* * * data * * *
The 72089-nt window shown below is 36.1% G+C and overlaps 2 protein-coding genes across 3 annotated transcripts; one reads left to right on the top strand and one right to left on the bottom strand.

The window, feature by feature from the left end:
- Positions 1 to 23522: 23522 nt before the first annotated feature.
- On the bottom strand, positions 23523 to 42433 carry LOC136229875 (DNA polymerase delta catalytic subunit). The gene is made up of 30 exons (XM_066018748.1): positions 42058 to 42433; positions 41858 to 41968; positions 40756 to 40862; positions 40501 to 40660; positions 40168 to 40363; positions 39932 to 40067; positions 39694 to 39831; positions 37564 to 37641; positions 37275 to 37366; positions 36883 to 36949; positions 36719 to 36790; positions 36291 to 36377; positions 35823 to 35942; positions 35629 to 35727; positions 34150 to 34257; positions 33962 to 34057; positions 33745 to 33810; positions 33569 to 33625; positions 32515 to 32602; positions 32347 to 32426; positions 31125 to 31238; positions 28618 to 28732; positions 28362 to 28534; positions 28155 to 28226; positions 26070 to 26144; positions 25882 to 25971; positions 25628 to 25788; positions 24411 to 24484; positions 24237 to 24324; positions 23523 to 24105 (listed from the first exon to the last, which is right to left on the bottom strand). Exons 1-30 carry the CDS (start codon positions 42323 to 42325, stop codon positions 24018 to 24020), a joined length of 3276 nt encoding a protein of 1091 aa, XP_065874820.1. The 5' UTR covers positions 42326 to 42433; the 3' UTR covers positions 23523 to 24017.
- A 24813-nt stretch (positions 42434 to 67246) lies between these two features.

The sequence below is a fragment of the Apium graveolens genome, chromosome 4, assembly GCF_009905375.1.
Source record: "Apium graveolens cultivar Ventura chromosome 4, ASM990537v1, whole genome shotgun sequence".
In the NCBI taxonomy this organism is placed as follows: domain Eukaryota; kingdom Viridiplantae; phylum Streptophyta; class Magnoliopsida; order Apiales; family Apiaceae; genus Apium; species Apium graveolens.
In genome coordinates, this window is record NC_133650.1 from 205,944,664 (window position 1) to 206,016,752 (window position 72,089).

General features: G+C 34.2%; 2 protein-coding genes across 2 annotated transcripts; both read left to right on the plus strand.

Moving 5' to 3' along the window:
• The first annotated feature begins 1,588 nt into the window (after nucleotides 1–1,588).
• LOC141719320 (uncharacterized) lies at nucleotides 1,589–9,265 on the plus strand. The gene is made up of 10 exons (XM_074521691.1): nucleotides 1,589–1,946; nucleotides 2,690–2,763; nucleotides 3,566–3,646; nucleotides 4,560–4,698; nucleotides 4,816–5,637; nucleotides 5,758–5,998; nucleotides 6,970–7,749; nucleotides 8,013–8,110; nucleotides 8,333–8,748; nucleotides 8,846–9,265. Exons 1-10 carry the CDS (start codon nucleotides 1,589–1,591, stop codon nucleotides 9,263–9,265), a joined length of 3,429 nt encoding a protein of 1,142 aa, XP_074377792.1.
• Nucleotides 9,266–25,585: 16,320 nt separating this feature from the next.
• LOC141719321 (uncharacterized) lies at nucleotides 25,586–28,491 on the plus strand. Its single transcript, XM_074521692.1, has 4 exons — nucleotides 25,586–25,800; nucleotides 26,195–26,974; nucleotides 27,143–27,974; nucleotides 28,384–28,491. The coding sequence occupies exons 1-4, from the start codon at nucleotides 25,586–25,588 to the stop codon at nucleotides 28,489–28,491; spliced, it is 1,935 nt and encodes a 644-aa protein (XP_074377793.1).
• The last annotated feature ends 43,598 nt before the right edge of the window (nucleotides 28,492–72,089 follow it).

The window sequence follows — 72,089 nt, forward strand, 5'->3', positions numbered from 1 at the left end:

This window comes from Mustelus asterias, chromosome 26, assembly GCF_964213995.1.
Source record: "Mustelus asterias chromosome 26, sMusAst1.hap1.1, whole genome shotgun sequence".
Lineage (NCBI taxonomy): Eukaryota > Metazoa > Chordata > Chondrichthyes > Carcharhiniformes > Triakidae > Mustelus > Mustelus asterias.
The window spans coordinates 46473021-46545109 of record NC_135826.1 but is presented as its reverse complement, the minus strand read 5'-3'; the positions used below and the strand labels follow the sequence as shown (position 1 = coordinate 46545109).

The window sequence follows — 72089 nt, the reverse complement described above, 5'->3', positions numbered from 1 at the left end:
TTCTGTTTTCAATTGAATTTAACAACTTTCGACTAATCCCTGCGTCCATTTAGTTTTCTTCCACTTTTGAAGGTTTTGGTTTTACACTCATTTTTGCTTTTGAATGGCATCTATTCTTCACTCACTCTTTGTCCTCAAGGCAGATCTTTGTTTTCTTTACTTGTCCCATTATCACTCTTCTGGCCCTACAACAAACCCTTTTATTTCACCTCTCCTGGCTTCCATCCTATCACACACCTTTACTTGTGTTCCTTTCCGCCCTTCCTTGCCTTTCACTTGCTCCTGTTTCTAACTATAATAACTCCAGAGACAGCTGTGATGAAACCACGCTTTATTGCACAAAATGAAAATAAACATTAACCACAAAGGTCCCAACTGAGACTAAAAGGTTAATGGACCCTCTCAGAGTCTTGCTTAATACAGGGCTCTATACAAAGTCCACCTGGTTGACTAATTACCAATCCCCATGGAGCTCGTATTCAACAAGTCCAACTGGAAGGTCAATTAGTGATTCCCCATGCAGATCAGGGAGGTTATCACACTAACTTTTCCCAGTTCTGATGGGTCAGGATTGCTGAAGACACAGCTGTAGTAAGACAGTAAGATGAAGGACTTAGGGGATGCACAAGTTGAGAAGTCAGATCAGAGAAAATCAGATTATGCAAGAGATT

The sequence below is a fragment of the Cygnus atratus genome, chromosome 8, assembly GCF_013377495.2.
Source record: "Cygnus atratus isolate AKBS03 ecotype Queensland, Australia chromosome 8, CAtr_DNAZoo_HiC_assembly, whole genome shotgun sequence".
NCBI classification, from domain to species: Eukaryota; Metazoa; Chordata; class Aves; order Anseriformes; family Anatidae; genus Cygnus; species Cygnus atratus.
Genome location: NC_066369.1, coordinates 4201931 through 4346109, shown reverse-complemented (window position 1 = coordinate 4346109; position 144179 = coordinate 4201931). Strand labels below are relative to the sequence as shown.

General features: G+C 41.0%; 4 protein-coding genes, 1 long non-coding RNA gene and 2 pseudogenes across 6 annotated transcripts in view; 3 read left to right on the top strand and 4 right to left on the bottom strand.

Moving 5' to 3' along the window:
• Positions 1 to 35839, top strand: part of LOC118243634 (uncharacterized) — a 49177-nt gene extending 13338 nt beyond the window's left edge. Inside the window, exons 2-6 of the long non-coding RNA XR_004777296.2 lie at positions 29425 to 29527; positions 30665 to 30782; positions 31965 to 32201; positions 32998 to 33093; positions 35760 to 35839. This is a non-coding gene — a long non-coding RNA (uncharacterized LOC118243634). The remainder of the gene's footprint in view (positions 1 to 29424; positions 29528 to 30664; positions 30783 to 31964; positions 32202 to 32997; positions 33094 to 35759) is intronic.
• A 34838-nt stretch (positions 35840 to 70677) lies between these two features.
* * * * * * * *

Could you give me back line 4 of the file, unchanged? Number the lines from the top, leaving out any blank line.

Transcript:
- On the bottom strand, positions 23523 to 42433 carry LOC136229875 (DNA polymerase delta catalytic subunit). The gene is made up of 30 exons (XM_066018748.1): positions 42058 to 42433; positions 41858 to 41968; positions 40756 to 40862; positions 40501 to 40660; positions 40168 to 40363; positions 39932 to 40067; positions 39694 to 39831; positions 37564 to 37641; positions 37275 to 37366; positions 36883 to 36949; positions 36719 to 36790; positions 36291 to 36377; positions 35823 to 35942; positions 35629 to 35727; positions 34150 to 34257; positions 33962 to 34057; positions 33745 to 33810; positions 33569 to 33625; positions 32515 to 32602; positions 32347 to 32426; positions 31125 to 31238; positions 28618 to 28732; positions 28362 to 28534; positions 28155 to 28226; positions 26070 to 26144; positions 25882 to 25971; positions 25628 to 25788; positions 24411 to 24484; positions 24237 to 24324; positions 23523 to 24105 (listed from the first exon to the last, which is right to left on the bottom strand). Exons 1-30 carry the CDS (start codon positions 42323 to 42325, stop codon positions 24018 to 24020), a joined length of 3276 nt encoding a protein of 1091 aa, XP_065874820.1. The 5' UTR covers positions 42326 to 42433; the 3' UTR covers positions 23523 to 24017.